This paints the race as far closer here than any other indicator has shown.
Frankly, it would surprise me (and the sample size is rather small). But is the dynamic changing here in the end, as it seems to be based on trendlines in other red states?
While outstate Republicans, by recent tradition, go decidedly Republican, it's worth looking at what else is on the ballot.
A weak Kennedy faces popular moderate Democrat Mary Landrieu in the Senate race. Jindal is not on the ballot. A vigorous DA race here in NOLA and the 2nd Congressional race between Jefferson and Moreno could stir up sizable urban turnout. And Obama's racial appeal has no parallel or precedent in New Orleans when it comes to a presidential election.
I see the 1st Congressional race between Scalise and Harlan as an overall neutral effect on the Presidential race. While I'm not well apprised of the situation north and west, only the State Supreme Court race in the greater NOLA area seems to have any meaningful prospect of motivating conservative voters that would incidentally impact the race in favor of McCain.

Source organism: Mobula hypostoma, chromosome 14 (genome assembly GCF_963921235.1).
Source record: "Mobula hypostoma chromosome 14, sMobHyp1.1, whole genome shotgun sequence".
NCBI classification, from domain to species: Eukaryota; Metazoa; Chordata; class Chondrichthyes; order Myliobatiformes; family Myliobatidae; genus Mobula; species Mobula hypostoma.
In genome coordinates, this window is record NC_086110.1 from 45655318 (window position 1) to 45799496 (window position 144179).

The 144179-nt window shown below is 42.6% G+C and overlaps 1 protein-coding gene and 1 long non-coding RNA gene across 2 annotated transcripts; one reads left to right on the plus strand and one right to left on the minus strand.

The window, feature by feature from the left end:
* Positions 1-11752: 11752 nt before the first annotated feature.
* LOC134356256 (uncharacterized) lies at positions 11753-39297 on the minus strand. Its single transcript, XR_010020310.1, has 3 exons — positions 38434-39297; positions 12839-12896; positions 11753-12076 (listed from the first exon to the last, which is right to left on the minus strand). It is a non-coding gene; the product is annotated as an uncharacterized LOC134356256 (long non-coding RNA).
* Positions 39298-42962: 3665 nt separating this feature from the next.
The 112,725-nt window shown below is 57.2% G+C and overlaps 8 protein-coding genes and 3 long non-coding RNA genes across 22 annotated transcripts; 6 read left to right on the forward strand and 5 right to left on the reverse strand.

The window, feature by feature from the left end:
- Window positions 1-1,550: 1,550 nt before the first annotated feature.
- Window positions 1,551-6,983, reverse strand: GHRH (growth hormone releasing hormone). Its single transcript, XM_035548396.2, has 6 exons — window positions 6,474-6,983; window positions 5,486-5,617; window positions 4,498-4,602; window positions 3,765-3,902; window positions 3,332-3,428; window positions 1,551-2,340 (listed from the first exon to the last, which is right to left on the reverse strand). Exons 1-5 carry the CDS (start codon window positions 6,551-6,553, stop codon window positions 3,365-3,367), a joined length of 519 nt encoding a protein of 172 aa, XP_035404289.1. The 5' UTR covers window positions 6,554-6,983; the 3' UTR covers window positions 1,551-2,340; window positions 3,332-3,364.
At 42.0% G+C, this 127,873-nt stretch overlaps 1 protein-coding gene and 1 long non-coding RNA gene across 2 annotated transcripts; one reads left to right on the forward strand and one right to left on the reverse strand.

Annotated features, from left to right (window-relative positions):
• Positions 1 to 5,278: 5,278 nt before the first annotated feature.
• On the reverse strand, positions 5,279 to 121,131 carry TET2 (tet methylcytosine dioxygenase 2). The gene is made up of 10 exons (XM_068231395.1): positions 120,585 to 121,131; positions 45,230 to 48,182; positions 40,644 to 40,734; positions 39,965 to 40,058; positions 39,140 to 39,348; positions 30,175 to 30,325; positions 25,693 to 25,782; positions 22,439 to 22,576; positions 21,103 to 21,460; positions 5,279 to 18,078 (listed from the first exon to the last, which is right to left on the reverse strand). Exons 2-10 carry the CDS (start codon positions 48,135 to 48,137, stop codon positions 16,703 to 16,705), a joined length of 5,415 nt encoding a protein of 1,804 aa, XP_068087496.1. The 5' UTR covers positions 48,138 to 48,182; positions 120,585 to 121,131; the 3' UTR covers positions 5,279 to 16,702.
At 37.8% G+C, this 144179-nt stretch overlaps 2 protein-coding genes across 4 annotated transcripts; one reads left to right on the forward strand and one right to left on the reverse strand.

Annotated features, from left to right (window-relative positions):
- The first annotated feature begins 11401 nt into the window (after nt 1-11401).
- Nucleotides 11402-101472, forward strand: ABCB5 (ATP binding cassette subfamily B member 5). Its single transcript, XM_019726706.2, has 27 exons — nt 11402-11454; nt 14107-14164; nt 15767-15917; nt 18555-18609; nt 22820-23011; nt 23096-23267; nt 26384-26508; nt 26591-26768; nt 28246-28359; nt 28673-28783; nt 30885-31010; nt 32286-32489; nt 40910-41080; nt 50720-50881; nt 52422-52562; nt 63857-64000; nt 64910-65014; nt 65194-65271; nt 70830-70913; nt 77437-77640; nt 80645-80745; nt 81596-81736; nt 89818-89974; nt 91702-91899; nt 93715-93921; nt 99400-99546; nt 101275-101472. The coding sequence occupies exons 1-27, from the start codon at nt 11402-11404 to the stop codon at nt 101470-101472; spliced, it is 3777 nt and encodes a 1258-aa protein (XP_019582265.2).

I think McCain, in the end, will take the state by a distinguishable margin, something between 6% and 10%. That's despite a polling trend (again, with rather small sampling sizes) that has shown consistent double digit point leads for McCain here through the fall. I keep the Cazayoux special election win in mind when making that prediction.